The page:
New England Patriots: The Defense Now Has a Unique Advantage Over Any Other

Cian Fahey@CianafFeatured ColumnistAugust 10, 2011

FOXBOROUGH, MA  - JULY 29:  Coach Bill Belichick of the New England Patriots shouts participates in the afternoon session of training camp at Gillette Stadium on July 29, 2011 in Foxborough, Massachusetts.  (Photo by Jim Rogash/Getty Images)
Jim Rogash/Getty Images

Bill Belichick is not a flashy or boisterous head coach such as a Rex Ryan, however he is just as unpredictable.

While his New York Jets counterpart can come out with anything and wow the media in his press conferences, Belichick does the same when he makes moves in the offseason.

Very few people predicted that Chad Ochocinco would actually end up in New England despite the flamboyant open affection towards the franchise. However that was nothing in comparison to the radical changes Belichick has made to his defense ahead of this season.

Albert Haynesworth was undoubtedly the biggest of shocks—and I even questioned the move at the time—but each addition since Haynesworth's arrival has slowly revealed the team's direction. Rather than just having a stud 4-3 lineman—Haynesworth—in the wrong system, Belichick has brought in multiple pieces that can play in a 4-3 system.

While a flurry of teams in the league have been transitioning to a 3-4 defense opposed to a 4-3, the most recent being the Houston Texans, the Patriots are moving in the other direction. It's unlikely that the defense will leave its base 3-4 altogether but the defense now has the versatility that was evident on offense last year.

Not many teams have the personnel to play a 4-3 and 3-4 on any given snap. The most effective team of doing this in recent years would probably be the Baltimore Ravens. The thing about the Ravens is that they didn't radically change the defense in the process. More often than not they just moved Terrell Suggs from outside linebacker to defensive end.

The Patriots will essentially have two different groups of players on the field when they mix and match their schemes.

Haynesworth should provide a disruptive and penetrating threat to match Vince Wilfork's run-stuffing in the center of their 4-3 set. Wilfork and Haynesworth are outstanding talents and while Haynesworth needs to revive his career and image somewhat, Wilfork will need to adjust to playing a new system. The transition should make Wilfork's job easier and Haynesworth should be motivated by finally being back in the best position for him to excel.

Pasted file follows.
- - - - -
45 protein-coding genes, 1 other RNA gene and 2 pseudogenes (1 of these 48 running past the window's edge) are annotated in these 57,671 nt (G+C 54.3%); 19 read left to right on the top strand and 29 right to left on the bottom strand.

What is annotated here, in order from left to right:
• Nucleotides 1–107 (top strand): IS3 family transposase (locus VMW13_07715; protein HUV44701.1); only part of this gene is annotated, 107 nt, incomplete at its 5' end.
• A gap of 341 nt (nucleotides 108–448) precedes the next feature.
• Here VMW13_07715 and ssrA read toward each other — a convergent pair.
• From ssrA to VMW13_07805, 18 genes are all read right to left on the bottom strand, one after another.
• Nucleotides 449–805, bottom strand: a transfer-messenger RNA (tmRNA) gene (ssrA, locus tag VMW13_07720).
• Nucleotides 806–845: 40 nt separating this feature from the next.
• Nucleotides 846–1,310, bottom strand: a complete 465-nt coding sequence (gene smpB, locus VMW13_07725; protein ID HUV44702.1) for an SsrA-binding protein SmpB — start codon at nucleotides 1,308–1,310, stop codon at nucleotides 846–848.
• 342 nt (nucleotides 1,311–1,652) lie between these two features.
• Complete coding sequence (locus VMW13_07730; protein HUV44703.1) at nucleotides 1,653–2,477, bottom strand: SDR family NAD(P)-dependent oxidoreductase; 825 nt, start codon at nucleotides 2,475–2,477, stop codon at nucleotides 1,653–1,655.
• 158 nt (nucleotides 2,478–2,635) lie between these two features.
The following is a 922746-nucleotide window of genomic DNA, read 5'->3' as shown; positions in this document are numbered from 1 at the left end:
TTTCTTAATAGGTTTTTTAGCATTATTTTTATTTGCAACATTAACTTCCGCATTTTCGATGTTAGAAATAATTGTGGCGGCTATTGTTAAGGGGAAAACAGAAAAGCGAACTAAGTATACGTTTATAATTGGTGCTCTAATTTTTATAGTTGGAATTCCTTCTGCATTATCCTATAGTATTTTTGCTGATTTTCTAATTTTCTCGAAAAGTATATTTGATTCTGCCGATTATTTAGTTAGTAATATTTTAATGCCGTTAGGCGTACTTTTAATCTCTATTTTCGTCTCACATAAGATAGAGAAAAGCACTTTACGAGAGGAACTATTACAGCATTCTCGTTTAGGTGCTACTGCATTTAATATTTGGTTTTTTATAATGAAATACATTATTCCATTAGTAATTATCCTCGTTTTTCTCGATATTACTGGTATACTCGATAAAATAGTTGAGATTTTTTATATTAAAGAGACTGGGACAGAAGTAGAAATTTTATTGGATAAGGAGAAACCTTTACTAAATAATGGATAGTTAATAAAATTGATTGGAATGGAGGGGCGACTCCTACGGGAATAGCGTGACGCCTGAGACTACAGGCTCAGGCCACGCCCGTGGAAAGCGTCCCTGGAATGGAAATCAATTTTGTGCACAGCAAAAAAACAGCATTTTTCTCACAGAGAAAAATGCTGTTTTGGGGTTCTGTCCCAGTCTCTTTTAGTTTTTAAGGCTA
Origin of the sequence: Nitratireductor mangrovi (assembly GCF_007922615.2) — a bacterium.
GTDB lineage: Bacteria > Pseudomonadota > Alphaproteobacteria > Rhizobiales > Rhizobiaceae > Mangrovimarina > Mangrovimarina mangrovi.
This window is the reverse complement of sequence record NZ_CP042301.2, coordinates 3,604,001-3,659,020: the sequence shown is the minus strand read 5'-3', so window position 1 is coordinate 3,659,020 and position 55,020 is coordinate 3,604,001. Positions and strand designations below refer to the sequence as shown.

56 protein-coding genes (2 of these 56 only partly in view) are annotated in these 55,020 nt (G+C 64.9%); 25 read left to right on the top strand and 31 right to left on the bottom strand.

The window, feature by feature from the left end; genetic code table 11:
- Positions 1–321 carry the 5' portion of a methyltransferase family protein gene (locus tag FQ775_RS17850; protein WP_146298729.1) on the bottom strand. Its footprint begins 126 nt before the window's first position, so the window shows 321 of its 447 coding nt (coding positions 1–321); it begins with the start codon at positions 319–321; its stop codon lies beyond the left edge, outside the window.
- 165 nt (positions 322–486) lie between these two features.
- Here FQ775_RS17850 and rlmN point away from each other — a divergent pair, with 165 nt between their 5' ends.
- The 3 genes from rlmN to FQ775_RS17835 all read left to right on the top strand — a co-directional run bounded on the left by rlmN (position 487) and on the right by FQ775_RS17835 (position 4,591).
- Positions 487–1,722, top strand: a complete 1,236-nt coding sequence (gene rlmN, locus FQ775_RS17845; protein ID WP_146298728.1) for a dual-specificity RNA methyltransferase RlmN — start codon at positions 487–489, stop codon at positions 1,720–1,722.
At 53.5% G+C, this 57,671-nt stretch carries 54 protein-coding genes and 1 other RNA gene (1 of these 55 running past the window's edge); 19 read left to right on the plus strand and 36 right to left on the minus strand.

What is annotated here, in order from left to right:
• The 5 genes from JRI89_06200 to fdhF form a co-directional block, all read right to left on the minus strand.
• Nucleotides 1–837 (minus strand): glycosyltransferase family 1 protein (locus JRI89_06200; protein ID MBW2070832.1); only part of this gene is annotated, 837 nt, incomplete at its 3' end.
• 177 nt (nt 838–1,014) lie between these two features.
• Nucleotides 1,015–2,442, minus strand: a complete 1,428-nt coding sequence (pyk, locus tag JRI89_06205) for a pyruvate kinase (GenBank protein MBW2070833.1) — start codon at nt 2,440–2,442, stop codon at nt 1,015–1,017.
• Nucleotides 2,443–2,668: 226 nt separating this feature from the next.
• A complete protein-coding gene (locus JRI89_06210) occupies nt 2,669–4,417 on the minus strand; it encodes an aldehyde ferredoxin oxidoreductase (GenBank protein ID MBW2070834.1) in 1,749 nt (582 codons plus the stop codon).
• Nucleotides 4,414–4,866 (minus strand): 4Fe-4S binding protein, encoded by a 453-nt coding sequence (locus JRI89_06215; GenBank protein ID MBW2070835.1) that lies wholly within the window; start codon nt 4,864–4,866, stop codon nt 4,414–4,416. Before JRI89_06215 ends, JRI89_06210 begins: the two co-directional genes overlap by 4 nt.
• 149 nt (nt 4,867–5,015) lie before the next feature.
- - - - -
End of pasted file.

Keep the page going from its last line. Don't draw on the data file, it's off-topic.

That defensive front will be completed by Andre Carter who previously had 11.5 sacks in the role he will play in New England. Carter had those sacks in Washington next to Haynesworth when the Redskins were still playing a 4-3 front, but he suffered the same fate as Haynesworth in the switch to a 3-4.

The team also took a chance on Mark Anderson who had 12 sacks as a rookie but has struggled since then. Either Anderson or Shuan Ellis will complete the defensive line in the Patriots 4-3 scheme.

More than anything Shaun Ellis is now the most valuable asset in that front seven.

Ellis can make an impact in either scheme. He has previously had a lot of success as a 4-3 defensive end rushing the passer while in recent years he has been the most disruptive piece in the vaunted New York Jets' front seven. Ellis is a rare athlete and probably the only player at his age who can play both 3-4 end and 4-3 end.

He may not be as effective as Haloti Ngata but he is possibly more dynamic. Ellis probably has two years left in him at most but for this season his work for the Patriots will be huge in helping them towards a Super Bowl.

Ellis' signing is the biggest reason the team can now flip between two completely different schemes and remain effective. Vince Wilfork and the winner of a host of players competing for the other end spot in the 3-4 system will create a good defensive line to keep bodies off the team's young linebackers.

Jermaine Cunningham in particular looks set in his second season, as 3-4 outside linebackers don't tend to put up big numbers in their first seasons. Cunningham wasn't helped by injuries and an average defensive line in front of him.

With Jerod Mayo and Brandon Spikes looking to rack up the tackles next year, and Rob Ninkovich repeating his solid showing from last year, there is no reason the Patriots can't run both defensive systems next season.

This may seem pointless but game planning is a huge part of winning in the NFL.

The reason the New Orleans Saints kept hold of Reggie Bush for all those years despite his lack of a statistical impact was because he gave them a vital matchup piece. Bush eventually became too pricey in New Orleans but now defensive coordinators will face the conundrum of trying to predetermine whether Bush is a running back or wide receiver on any given play when they face the Dolphins.

This versatility will in a sense be the Patriots' Reggie Bush on defense. How can any team prepare to play this team when they won't even be able to identify who will be on the field in what lineup for most of the game?

Most teams will have some versatility defensively, every team has a nickel formation or heavy set. Very few teams will have as many different looks as the Patriots will. Only Gregg Williams or Dom Capers could even consider trying something like this and neither coach has the personnel right now with the Saints or Packers.

The Patriots once again are ahead of the curve and have something that no other team in the league does.

This unfair advantage isn't video tapes, this unfair advantage is a unique mixture of talent and intelligence that will have opposing offenses in fits all season long.


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